In order to demonstrate their solidarity with the Bangladeshi anti-rape protesters, the international community should demand that the Bangladeshi government form an independent commission of inquiry in order to investigate the lack of justice for rape victims within the country and should update Bangladeshi rape laws so that they are in accordance with acceptable international standards and norms.  What is the purpose of having a law stating rapists must get the death penalty if only 3% of rapists are actually convicted and thus face justice?  Indeed, it would be better to live in a society that merely imprisons rapists yet ensures that the vast majority of rapists are locked up behind bars rather than roaming around the streets, continuously terrorizing women and girls.   The international silence over Bangladesh’s rape culture should end now.  After all, Me Too is not an exclusively American movement.  It should be internationalized and include every nation across the planet.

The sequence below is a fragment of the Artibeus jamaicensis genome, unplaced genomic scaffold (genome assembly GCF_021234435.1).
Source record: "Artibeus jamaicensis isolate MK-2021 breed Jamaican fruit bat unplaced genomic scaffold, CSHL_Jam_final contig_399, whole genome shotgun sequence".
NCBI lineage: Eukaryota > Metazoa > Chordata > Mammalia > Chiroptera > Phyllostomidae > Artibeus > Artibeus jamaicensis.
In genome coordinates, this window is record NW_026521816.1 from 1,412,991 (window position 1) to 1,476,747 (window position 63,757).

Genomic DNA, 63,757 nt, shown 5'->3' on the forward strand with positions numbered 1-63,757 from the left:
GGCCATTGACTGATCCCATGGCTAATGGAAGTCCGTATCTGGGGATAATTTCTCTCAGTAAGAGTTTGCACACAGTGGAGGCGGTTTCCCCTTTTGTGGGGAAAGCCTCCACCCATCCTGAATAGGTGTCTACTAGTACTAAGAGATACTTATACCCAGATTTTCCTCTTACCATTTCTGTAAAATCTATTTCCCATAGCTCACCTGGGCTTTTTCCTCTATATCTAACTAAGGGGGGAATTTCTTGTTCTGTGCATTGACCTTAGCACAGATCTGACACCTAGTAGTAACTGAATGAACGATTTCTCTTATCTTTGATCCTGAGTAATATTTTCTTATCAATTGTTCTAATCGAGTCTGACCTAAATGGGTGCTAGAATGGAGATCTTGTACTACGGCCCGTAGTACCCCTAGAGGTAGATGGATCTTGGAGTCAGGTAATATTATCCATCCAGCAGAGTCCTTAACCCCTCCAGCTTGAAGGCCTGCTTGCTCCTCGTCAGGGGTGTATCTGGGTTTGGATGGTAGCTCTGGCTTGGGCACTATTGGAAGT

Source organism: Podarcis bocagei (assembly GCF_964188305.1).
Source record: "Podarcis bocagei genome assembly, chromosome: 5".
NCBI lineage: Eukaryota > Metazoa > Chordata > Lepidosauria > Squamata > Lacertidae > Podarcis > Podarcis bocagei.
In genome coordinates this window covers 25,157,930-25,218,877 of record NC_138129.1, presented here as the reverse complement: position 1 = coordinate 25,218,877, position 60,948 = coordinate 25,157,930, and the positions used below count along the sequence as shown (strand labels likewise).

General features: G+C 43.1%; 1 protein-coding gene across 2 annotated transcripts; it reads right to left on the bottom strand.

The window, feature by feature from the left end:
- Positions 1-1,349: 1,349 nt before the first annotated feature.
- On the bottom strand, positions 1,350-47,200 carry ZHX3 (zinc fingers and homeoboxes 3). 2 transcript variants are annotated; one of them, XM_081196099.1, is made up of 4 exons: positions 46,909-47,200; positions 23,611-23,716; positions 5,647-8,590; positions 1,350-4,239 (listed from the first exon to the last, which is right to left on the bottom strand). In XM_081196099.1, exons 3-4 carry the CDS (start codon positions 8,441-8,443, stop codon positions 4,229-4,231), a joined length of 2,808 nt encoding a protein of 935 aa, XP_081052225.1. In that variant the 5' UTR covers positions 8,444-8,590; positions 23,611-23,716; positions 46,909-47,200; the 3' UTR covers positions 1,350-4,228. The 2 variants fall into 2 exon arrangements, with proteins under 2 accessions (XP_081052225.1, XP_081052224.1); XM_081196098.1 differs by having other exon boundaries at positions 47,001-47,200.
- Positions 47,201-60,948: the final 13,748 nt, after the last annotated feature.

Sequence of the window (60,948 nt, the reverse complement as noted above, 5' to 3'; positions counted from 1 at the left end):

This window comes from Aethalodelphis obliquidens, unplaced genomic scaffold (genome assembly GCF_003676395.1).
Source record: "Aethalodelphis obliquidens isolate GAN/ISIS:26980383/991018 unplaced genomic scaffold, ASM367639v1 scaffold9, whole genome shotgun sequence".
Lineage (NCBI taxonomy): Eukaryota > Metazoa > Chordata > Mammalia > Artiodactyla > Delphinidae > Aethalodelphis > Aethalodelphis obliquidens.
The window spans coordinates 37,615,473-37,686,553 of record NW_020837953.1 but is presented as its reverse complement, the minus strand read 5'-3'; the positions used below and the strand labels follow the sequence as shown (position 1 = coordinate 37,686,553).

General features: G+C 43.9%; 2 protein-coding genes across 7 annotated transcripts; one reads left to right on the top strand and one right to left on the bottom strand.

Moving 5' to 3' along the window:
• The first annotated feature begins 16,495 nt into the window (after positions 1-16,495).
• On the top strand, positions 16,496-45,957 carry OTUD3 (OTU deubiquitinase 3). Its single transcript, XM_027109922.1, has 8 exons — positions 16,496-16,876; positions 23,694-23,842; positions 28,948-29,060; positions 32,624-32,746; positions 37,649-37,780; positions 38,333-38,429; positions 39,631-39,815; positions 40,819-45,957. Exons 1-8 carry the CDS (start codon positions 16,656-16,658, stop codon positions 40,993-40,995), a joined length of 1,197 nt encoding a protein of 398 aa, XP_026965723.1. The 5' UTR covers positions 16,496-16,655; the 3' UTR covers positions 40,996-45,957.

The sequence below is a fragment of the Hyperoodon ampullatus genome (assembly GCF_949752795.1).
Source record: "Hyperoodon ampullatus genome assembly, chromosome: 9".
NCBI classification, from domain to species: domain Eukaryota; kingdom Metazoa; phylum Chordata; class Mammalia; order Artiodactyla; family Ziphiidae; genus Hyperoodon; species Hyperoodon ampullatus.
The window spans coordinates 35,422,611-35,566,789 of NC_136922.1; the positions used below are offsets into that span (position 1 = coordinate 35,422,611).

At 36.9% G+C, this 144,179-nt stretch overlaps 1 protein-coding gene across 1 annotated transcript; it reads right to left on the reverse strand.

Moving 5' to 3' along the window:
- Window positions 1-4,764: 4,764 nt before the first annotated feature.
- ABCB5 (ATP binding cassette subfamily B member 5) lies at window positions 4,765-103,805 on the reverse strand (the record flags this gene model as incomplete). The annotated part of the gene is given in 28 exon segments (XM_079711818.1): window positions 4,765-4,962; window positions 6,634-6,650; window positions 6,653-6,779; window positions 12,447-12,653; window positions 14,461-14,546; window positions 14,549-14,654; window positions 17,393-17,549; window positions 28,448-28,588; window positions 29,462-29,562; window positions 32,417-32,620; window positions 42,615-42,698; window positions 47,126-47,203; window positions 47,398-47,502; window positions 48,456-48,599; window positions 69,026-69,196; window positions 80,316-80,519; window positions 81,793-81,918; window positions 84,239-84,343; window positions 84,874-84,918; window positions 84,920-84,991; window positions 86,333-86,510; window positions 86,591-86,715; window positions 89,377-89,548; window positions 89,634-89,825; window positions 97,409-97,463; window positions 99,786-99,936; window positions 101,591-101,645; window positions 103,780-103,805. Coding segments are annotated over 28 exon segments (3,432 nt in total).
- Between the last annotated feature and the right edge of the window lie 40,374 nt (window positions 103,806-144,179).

Rachel Avraham
Rachel Avraham

Rachel Avraham is a political analyst working at the Safadi Center for International Diplomacy, Research, Public Relations and Human Rights. For 7 years, she has been an Israel-based journalist, specializing in radical Islam, abuses of human rights and minority rights, counter-terrorism, the Israeli-Palestinian conflict, Syria, Iran, Kurdistan and other issues of importance. Avraham is the author of “Women and Jihad: Debating Palestinian Female Suicide Bombings in the American, Israeli and Arab Media," a ground-breaking book endorsed by Former Israel Consul General Yitzchak Ben Gad and Israeli Communications Minister Ayoob Kara that discusses how the media exploits the life stories of Palestinian female terrorists in order to justify wanton acts of violence. Avraham has an MA in Middle Eastern Studies from Ben-Gurion University. She received her BA in Government and Politics with minors in Jewish Studies and Middle Eastern Studies from the University of Maryland at College Park.